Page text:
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Syria’s Muslim Brotherhood: influential, organized, but mistrusted
Agence France Presse
Head of the Syrian opposition delegation, and Ahmed Moaz al-Khatib (L) and Prime Minister of the interim government of Syria Ghassan Hitto, attend the inauguration of the first embassy of the Syrian interim government to open in Qatar, in the capital Doha on March 27, 2013. (AFP PHOTO/KARIM SAHIB)
Head of the Syrian opposition delegation, and Ahmed Moaz al-Khatib (L) and Prime Minister of the interim government of Syria Ghassan Hitto, attend the inauguration of the first embassy of the Syrian interim government to open in Qatar, in the capital Doha on March 27, 2013. (AFP PHOTO/KARIM SAHIB)
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BEIRUT: Syria’s Muslim Brotherhood may be President Bashar Assad’s best-organized political adversaries, but they are also loathed by some dissidents who accuse them of trying to dominate the opposition, backed by funds from Qatar.

The accusations date back to the start of uprising against Assad more than two years ago, but came to a head on March 19 after the election of rebel prime minister Ghassan Hitto, with some activists saying his selection was “pushed” by the Brotherhood.

In late March, some 70 dissidents sent a letter to the Arab League criticizing “the dictatorial control exercised by one of [the opposition’s] ... currents over its decisions and actions, and the flagrant hegemony of diverse Arab and regional players.”

Immediately after Hitto was elected in a meeting of the key National Coalition grouping in Istanbul, a dozen prominent opponents froze their membership in the organization.

Among them was Kamal al-Labwani, an influential liberal and one of the Brotherhood’s most outspoken critics. “The Brotherhood leads all the decision-making in the coalition. They control the committees linked to arming [the rebels] and humanitarian assistance,” Labwani told AFP.

“They appear to be just a few in the coalition, but they buy the other members out thanks to the money they receive from Doha and Ankara. They are trading in influence,” he said.

London-based Ali al-Bayanouni, the Brotherhood’s deputy political chief, rejected the accusations.

“Our role in the coalition has been greatly exaggerated, and we are not financed by any state,” he told AFP, saying the group’s funding comes from “members and supporters, from Syria and elsewhere.”

“We represent just 10 percent of the coalition. How can they say we control everything?”

Critics of the Brotherhood fear the group may harvest the fruits of the anti-regime revolt as they have in Egypt.

“In all the Arab Spring countries, the revolution was stolen by the same people: the Muslim Brotherhood. We are dying on the front lines, while they take the influential positions,” a rebel fighter in the coastal province of Latakia told AFP.

Founded in Egypt in 1928, the Brotherhood seeks to spark an Islamic renaissance and challenge the Western political model.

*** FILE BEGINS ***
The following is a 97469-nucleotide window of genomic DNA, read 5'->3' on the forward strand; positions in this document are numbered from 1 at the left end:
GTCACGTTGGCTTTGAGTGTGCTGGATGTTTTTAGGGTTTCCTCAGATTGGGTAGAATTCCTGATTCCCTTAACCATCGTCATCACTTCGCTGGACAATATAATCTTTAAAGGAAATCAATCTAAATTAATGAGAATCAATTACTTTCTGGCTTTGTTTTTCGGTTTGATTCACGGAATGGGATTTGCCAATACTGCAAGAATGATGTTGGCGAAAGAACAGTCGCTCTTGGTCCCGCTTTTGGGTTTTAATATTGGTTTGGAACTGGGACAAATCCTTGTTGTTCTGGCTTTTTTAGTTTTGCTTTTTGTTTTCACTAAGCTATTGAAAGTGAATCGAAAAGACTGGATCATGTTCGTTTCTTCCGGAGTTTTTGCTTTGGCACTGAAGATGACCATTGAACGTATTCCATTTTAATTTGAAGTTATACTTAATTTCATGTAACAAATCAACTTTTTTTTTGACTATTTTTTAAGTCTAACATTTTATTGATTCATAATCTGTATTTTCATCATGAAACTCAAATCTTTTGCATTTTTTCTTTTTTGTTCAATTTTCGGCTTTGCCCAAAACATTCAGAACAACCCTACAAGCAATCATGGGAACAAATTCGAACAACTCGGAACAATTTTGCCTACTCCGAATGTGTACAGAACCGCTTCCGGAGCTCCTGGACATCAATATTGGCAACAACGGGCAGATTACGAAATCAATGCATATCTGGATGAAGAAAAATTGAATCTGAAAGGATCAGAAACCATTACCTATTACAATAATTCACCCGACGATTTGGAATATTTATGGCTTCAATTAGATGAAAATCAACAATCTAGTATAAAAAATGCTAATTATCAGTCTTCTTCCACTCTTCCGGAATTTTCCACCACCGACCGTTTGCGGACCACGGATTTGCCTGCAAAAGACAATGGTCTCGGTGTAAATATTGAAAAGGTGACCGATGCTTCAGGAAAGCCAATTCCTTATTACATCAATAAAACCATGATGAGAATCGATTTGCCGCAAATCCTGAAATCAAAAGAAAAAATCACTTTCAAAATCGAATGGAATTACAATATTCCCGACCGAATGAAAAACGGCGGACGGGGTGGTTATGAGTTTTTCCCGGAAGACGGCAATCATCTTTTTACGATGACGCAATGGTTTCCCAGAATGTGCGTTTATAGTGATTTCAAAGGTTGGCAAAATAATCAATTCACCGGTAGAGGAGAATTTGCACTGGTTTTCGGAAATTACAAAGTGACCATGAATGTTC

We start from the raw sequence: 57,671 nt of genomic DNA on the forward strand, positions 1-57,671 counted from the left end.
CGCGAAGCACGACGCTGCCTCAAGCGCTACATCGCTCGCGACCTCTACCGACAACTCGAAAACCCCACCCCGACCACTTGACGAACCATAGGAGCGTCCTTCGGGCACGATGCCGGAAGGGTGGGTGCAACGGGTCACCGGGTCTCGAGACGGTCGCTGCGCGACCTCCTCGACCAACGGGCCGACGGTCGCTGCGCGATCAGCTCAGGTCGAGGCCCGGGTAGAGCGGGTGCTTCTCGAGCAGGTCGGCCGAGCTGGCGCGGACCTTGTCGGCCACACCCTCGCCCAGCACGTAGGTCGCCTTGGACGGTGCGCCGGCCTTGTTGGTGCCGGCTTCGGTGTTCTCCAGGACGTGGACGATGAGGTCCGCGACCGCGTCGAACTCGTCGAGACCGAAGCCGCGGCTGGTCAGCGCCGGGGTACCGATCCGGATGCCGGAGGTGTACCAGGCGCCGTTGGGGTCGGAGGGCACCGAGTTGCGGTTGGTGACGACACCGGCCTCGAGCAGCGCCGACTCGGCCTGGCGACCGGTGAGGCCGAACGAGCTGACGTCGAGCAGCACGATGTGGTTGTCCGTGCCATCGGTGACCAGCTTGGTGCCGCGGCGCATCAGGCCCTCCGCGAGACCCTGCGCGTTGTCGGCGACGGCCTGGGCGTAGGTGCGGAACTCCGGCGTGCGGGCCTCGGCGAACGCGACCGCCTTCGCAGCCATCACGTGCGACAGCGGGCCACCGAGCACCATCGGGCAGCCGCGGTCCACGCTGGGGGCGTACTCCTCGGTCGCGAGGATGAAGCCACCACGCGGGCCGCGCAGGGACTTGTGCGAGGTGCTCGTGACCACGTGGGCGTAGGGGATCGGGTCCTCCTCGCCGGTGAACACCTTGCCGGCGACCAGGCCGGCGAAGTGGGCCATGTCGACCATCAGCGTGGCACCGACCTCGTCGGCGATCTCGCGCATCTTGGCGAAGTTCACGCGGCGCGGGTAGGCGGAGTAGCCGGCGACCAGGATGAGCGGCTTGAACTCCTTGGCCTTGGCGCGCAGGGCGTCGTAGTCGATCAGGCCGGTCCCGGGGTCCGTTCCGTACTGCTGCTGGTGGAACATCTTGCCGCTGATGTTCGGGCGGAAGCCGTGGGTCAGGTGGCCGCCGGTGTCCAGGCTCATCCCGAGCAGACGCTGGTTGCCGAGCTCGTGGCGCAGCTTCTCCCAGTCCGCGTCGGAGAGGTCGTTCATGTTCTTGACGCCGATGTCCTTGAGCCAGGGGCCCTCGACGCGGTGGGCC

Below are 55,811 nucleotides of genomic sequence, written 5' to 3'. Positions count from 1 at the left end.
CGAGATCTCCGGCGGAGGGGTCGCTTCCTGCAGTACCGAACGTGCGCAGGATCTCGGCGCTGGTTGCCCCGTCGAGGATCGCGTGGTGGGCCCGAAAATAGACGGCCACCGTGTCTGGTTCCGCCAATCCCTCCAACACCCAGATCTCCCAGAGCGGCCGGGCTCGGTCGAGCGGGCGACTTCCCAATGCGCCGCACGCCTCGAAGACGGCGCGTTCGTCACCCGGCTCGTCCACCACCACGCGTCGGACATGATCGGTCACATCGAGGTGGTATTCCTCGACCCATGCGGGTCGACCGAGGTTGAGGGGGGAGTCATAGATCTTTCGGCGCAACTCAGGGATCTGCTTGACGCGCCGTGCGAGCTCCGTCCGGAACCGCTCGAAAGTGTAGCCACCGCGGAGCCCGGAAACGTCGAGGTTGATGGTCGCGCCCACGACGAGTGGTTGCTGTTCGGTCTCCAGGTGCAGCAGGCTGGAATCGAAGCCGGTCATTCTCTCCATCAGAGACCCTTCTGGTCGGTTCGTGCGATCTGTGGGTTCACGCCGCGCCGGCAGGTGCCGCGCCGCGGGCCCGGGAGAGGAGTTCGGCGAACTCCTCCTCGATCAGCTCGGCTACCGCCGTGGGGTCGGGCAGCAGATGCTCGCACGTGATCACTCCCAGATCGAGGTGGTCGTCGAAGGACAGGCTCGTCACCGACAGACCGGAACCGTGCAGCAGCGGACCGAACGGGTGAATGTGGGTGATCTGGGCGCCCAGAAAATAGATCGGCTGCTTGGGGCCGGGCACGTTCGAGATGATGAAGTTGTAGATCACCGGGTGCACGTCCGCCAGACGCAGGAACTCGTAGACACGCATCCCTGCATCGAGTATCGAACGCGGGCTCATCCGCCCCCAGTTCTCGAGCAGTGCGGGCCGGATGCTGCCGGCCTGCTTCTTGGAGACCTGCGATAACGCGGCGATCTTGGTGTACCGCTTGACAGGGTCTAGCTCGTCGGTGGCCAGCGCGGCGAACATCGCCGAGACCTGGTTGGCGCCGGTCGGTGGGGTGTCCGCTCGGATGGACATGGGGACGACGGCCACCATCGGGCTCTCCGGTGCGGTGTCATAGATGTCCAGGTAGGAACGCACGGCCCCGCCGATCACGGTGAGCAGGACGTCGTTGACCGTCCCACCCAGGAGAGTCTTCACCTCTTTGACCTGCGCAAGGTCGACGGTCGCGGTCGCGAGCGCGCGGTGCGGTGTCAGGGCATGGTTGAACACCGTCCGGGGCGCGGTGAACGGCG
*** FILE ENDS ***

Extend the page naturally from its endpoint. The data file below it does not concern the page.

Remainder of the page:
The movement emerged in Syria in the 1930s, and later spearheaded a revolt against Assad’s father and predecessor, Hafez Assad, who brutally crushed the uprising in the city of Hama in 1982. Between 10,000 and 40,000 people were killed, according to rights groups.

The group is outlawed in Syria, with members subject to execution.

“They believe that they are the natural leaders of Syria, they believe ... their time has finally come and that they represent the nation better than anybody else,” said Joshua Landis, a Syria expert at the University of Oklahoma.

“That self-assurance is resented of course by all the other groups. ... The Brotherhood are the presumed winners, and that is why they are targeted.”

Analysts and dissidents admit that the Brotherhood are Syria’s best-organized opposition group. They have a hierarchy, offices, a website and even a newspaper.

“Qatar and Turkey support them because they are the only institutional party that has any chance of organizing Syria” should Assad fall, Landis told AFP.

“They are well-organized politically, militarily and financially. That’s why they are taking over,” said a rebel fighter in the northern city of Aleppo.

Damascus accuses the Brotherhood of acting as instruments of Qatar and Turkey, where their chief, Mohammad Riad al-Shaqfa, is based.

And though the group pays lip service to a civil state based on human rights, among anti-regime activists “there is a deep suspicion that they are using democracy to come to power, and then once they come to power, they will use the laws in order to suppress their critics as we see today in Egypt,” Landis added.

The West may also prefer to work with the Brotherhood, which is more moderate than jihadists loyal to groups such as the Nusra Front, opponents say.

And the Brotherhood is confident they have real support on the ground too. “When there are democratic elections in Syria, we shall see who wins the majority,” Bayanouni said.

 
A version of this article appeared in the print edition of The Daily Star on April 04, 2013, on page 8.
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